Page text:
A recent analysis based on data from 29 different courses found that the average completion rate for most MOOCs was less than 10 percent.
"What is notably absent in industry discussion of online higher education are details about what most people care about–the quality of the student's educational experience that results from these innovations or the larger social impact of these new methods of teaching and learning," the report says. "Instead, the burning questions focus squarely and exclusively on what will make money for particular companies."
Representatives from Coursera did not respond to repeated requests for comment, and Udacity declined to comment on the report.
EdX, a nonprofit MOOC provider, was also mentioned in the report in relation to its partnerships with Harvard University and the Massachusetts Institute of Technology, which together provided $60 million to the company. EdX also declined to comment on the report.
Bob Meister, a professor at the University of California, Santa Cruz, said in the conference call that the data collection among MOOC companies is also of concern to university faculty. Because the database is owned by a private company, it can be sold to other private entities or individuals, such as students and employers, who are willing to pay a fee, he says.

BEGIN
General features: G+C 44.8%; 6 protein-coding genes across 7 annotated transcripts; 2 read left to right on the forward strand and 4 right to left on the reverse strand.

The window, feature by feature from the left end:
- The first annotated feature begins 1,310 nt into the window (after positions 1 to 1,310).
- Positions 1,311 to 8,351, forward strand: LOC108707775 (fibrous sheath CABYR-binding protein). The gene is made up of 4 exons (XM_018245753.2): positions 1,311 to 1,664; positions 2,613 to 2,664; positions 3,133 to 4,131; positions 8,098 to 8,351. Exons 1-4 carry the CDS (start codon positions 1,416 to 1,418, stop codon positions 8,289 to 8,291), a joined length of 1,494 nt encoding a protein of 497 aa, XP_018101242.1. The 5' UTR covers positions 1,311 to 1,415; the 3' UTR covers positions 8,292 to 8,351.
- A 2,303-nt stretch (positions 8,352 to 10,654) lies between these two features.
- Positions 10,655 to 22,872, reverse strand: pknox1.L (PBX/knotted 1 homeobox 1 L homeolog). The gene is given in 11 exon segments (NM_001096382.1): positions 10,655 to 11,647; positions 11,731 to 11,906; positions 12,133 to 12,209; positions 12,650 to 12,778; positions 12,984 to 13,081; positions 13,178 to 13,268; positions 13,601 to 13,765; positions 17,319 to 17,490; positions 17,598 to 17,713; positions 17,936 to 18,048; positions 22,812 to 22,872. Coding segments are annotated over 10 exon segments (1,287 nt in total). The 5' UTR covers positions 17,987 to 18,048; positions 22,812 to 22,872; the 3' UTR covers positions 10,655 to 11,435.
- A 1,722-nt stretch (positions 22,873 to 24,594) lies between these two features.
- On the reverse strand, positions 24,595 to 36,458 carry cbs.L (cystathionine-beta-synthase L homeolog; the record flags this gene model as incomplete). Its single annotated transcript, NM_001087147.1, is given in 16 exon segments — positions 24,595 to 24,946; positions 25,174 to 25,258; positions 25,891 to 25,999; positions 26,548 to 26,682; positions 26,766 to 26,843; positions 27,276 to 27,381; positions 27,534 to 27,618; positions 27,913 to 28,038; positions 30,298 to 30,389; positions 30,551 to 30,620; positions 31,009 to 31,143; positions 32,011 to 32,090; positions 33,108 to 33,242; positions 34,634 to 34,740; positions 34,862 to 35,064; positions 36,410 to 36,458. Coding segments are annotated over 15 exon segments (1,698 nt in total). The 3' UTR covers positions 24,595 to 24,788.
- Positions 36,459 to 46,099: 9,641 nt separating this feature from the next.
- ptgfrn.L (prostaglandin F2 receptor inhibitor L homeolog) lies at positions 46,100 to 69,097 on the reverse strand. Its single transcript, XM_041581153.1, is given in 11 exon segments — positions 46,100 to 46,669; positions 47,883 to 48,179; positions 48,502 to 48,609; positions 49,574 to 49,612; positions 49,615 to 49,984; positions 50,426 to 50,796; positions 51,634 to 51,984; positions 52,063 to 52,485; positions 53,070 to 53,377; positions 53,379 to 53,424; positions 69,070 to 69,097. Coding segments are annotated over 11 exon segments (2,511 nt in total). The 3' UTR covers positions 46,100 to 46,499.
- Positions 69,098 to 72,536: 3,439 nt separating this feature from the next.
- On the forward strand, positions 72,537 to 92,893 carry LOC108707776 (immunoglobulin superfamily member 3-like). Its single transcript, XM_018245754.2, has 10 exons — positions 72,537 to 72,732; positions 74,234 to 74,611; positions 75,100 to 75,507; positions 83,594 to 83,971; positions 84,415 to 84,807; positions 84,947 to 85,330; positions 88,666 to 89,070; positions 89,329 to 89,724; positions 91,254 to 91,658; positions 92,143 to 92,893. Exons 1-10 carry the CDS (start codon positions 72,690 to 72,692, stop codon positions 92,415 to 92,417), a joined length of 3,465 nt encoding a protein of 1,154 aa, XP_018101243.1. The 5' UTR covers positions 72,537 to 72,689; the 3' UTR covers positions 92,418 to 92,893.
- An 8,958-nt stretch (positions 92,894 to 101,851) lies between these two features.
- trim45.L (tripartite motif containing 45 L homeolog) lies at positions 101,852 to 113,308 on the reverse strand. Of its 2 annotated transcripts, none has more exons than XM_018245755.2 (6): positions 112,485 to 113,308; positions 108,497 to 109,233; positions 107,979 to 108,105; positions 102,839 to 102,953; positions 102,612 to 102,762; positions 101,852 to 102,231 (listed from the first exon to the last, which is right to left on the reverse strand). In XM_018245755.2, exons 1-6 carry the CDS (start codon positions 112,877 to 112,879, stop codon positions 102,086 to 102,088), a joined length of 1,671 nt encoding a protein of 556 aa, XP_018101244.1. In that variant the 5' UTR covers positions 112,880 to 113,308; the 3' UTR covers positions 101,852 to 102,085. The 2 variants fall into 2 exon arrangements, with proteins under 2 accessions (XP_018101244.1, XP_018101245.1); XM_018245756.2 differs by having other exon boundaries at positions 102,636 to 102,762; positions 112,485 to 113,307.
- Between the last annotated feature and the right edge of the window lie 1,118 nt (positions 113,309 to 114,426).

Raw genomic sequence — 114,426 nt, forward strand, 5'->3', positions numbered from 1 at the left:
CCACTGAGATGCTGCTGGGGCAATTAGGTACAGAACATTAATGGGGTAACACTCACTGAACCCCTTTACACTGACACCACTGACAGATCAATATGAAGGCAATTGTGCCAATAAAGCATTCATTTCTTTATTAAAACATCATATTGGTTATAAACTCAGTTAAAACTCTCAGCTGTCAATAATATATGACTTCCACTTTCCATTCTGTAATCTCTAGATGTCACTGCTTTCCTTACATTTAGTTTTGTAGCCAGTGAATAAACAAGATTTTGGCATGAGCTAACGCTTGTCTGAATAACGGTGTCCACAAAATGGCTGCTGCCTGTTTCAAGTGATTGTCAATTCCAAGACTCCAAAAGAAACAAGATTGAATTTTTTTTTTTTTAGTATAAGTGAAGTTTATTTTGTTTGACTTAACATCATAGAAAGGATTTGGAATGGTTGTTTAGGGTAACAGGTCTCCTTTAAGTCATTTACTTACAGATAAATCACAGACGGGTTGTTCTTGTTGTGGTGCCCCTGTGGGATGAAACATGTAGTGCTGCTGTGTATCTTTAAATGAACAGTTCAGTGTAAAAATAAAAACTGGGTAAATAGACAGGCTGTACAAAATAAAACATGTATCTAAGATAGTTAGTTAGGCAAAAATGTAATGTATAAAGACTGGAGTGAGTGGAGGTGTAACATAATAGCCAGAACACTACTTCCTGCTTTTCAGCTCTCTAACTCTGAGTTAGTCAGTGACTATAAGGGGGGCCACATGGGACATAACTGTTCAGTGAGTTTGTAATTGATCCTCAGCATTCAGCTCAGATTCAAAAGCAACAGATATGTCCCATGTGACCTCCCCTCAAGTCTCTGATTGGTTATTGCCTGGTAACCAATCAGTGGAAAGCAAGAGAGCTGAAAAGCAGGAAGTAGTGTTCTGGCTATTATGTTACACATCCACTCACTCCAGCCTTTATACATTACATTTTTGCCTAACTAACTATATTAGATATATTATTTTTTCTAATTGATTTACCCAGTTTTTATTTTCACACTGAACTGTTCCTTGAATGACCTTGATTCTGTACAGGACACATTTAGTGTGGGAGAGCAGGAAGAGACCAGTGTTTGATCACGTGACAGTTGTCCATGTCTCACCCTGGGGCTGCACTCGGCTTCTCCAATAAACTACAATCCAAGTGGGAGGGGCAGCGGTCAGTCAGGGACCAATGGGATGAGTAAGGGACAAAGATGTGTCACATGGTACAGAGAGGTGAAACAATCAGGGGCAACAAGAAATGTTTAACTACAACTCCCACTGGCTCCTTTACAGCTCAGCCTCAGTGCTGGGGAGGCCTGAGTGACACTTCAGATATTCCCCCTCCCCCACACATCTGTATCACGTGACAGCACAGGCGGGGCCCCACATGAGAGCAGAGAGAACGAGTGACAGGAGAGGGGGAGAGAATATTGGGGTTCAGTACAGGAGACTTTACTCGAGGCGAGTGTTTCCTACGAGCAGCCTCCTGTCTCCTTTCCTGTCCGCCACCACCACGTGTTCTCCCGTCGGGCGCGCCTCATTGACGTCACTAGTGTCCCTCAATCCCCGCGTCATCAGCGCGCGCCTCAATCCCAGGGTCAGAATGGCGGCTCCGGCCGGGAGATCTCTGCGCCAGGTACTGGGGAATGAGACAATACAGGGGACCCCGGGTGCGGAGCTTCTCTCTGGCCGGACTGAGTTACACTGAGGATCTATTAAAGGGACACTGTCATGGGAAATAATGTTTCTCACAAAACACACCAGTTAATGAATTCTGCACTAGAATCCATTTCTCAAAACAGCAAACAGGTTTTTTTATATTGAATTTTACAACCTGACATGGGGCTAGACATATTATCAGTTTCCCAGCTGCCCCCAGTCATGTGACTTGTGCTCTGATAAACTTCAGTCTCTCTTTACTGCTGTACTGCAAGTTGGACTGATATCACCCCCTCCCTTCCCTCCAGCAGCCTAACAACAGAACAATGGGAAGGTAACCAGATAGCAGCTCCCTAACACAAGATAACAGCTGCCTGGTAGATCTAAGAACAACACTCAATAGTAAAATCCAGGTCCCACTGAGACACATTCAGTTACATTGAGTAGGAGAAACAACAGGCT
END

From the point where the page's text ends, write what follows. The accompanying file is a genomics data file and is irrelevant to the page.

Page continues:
"The real model of higher education online is simply to attract the largest number of users while it is free so it can create a global database that can be cross-licensed to all of the other big global databases out there," said Bob Meister, a professor at the University of California, Santa Cruz. "This is all in return for possibly providing the student with a completion certificate for the course. It seems too good to be true, because it is."
Moving forward, the group says there needs to be greater transparency in the business arrangements between private companies and colleges and universities, as the growth of the educational technology industry has been largely unregulated thus far.
"Too many colleges and universities are rushing into agreements in these ventures with no clear business plan, no clear sense of the balance between investment and possible returns, and with no serious or shared deliberative process," said Gary Rhoades, a professor at the University of Arizona. "They are essentially taking blind leaps of faith with other people's monies. And in many cases, that's students' monies and taxpayers' monies."